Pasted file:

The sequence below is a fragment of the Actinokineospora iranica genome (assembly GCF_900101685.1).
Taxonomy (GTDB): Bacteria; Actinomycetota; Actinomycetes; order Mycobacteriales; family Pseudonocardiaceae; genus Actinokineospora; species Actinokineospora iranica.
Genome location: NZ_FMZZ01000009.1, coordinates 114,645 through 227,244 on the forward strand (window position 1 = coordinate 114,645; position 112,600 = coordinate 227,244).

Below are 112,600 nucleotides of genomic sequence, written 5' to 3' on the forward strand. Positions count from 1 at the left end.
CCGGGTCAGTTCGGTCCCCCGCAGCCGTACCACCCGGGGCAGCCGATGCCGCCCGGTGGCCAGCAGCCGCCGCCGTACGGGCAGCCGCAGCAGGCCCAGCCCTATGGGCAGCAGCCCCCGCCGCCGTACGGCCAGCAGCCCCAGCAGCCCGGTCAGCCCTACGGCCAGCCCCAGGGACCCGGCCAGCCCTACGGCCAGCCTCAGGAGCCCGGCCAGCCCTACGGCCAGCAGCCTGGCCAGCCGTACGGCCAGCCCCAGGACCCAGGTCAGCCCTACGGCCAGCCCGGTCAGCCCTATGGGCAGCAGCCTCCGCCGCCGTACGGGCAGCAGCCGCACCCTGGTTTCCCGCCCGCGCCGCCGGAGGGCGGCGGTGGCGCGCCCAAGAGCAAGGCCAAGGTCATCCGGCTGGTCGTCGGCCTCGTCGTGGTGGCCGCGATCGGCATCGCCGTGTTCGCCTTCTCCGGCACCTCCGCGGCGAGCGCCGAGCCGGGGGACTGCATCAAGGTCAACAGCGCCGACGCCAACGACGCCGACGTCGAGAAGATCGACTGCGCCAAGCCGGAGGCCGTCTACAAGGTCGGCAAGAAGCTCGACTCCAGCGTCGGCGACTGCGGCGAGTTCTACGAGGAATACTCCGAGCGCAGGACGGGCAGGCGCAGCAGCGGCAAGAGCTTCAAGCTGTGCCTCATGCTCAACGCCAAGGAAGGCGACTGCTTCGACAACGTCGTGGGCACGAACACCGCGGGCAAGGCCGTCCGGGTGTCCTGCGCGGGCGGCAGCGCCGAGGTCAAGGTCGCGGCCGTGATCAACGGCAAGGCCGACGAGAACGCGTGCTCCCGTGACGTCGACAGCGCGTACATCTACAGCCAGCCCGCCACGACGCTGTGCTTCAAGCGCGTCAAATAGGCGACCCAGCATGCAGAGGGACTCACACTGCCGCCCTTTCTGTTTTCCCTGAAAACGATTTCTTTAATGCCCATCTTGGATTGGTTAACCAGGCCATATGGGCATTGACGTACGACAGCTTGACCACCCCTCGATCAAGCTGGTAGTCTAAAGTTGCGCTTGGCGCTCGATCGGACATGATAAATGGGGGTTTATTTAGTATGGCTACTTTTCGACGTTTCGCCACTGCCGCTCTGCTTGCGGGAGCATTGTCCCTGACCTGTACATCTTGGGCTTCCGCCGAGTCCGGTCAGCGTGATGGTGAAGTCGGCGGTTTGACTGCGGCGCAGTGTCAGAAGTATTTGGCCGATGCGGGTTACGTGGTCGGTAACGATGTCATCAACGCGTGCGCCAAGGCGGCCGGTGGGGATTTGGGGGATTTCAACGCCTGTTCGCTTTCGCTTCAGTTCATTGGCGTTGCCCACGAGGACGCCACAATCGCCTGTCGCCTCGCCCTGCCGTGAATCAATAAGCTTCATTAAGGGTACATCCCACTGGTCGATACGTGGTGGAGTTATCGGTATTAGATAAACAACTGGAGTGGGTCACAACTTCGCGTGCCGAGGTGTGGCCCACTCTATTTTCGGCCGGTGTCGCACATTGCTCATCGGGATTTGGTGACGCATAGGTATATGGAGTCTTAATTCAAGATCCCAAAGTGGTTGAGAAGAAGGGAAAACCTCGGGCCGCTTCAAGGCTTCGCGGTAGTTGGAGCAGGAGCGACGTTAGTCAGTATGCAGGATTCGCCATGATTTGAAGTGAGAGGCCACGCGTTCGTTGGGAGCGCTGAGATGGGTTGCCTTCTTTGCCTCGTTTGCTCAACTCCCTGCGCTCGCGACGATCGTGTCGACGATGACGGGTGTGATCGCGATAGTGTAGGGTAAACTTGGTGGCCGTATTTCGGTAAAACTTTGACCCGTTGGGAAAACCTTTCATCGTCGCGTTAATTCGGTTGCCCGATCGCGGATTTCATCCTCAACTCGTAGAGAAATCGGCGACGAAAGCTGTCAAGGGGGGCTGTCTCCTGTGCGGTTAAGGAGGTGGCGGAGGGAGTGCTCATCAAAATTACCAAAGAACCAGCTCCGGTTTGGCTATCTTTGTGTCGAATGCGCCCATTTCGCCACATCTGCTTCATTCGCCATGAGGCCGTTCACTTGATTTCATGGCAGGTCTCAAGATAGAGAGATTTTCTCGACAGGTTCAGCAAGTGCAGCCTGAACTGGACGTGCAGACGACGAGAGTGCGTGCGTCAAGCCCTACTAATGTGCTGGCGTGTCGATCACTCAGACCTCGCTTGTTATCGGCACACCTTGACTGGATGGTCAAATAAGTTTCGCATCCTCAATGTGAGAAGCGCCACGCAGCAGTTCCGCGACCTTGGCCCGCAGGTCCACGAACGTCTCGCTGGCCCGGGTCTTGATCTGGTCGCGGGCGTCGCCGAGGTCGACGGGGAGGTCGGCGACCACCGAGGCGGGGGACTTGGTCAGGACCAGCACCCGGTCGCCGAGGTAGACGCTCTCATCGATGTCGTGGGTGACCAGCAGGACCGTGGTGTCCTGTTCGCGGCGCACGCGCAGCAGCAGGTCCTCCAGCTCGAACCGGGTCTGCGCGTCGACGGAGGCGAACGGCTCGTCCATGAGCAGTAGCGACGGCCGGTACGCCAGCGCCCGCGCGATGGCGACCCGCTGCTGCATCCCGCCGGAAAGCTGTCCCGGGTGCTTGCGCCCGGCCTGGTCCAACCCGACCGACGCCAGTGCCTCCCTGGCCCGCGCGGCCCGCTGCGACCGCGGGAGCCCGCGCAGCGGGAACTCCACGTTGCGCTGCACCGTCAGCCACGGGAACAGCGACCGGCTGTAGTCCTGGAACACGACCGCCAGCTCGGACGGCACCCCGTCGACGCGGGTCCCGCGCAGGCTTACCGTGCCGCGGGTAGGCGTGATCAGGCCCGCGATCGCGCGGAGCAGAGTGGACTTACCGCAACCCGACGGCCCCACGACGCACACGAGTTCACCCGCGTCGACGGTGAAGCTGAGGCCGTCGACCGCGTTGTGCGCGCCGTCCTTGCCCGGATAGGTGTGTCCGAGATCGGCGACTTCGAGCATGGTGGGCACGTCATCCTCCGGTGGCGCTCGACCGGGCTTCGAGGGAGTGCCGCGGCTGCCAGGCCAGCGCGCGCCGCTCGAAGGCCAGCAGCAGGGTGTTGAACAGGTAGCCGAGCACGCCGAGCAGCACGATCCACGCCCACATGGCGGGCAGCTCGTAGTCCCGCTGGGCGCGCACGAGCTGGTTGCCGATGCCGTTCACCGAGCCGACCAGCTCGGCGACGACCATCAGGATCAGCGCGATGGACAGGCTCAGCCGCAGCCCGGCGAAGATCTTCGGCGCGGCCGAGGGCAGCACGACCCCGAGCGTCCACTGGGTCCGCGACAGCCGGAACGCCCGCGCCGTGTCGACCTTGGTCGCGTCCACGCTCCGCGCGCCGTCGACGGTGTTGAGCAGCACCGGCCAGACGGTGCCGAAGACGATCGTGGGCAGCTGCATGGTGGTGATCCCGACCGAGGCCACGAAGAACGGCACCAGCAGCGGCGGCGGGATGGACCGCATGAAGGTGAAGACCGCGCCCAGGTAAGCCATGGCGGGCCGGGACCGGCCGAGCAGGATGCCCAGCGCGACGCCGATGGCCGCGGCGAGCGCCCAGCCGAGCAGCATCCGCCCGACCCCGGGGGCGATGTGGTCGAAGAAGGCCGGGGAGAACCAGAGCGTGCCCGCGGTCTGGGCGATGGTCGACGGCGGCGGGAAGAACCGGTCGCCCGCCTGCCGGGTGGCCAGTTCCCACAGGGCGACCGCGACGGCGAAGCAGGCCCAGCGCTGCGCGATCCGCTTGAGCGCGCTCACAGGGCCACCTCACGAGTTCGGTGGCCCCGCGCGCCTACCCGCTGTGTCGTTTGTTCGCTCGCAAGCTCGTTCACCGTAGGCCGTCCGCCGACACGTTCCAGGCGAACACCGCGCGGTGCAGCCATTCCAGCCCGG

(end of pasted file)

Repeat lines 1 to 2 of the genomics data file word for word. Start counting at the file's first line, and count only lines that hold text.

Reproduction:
The sequence below is a fragment of the Actinokineospora iranica genome (assembly GCF_900101685.1).
Taxonomy (GTDB): Bacteria; Actinomycetota; Actinomycetes; order Mycobacteriales; family Pseudonocardiaceae; genus Actinokineospora; species Actinokineospora iranica.